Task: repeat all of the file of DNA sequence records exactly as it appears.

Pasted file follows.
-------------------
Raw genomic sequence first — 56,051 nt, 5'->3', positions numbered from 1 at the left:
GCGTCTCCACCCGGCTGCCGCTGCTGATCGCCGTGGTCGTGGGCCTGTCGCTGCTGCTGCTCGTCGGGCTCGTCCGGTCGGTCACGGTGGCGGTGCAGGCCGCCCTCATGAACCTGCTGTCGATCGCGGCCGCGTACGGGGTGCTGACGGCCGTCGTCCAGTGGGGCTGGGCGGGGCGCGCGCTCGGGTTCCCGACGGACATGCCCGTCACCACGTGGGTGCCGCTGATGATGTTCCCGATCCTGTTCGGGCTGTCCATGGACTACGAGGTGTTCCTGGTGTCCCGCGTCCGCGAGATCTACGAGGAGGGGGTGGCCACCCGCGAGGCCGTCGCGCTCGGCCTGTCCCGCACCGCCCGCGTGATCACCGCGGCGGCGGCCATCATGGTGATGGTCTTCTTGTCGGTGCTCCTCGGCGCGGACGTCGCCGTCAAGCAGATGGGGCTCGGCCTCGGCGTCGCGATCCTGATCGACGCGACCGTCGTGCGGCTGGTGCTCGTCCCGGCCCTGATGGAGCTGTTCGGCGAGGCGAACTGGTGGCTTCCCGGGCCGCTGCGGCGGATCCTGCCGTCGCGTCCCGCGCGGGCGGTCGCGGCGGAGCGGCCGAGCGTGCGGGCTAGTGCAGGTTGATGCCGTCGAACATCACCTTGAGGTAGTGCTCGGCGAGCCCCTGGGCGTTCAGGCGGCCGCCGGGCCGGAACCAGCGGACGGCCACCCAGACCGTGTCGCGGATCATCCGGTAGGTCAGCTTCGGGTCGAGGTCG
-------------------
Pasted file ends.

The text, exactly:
Raw genomic sequence first — 56,051 nt, 5'->3', positions numbered from 1 at the left:
GCGTCTCCACCCGGCTGCCGCTGCTGATCGCCGTGGTCGTGGGCCTGTCGCTGCTGCTGCTCGTCGGGCTCGTCCGGTCGGTCACGGTGGCGGTGCAGGCCGCCCTCATGAACCTGCTGTCGATCGCGGCCGCGTACGGGGTGCTGACGGCCGTCGTCCAGTGGGGCTGGGCGGGGCGCGCGCTCGGGTTCCCGACGGACATGCCCGTCACCACGTGGGTGCCGCTGATGATGTTCCCGATCCTGTTCGGGCTGTCCATGGACTACGAGGTGTTCCTGGTGTCCCGCGTCCGCGAGATCTACGAGGAGGGGGTGGCCACCCGCGAGGCCGTCGCGCTCGGCCTGTCCCGCACCGCCCGCGTGATCACCGCGGCGGCGGCCATCATGGTGATGGTCTTCTTGTCGGTGCTCCTCGGCGCGGACGTCGCCGTCAAGCAGATGGGGCTCGGCCTCGGCGTCGCGATCCTGATCGACGCGACCGTCGTGCGGCTGGTGCTCGTCCCGGCCCTGATGGAGCTGTTCGGCGAGGCGAACTGGTGGCTTCCCGGGCCGCTGCGGCGGATCCTGCCGTCGCGTCCCGCGCGGGCGGTCGCGGCGGAGCGGCCGAGCGTGCGGGCTAGTGCAGGTTGATGCCGTCGAACATCACCTTGAGGTAGTGCTCGGCGAGCCCCTGGGCGTTCAGGCGGCCGCCGGGCCGGAACCAGCGGACGGCCACCCAGACCGTGTCGCGGATCATCCGGTAGGTCAGCTTCGGGTCGAGGTCG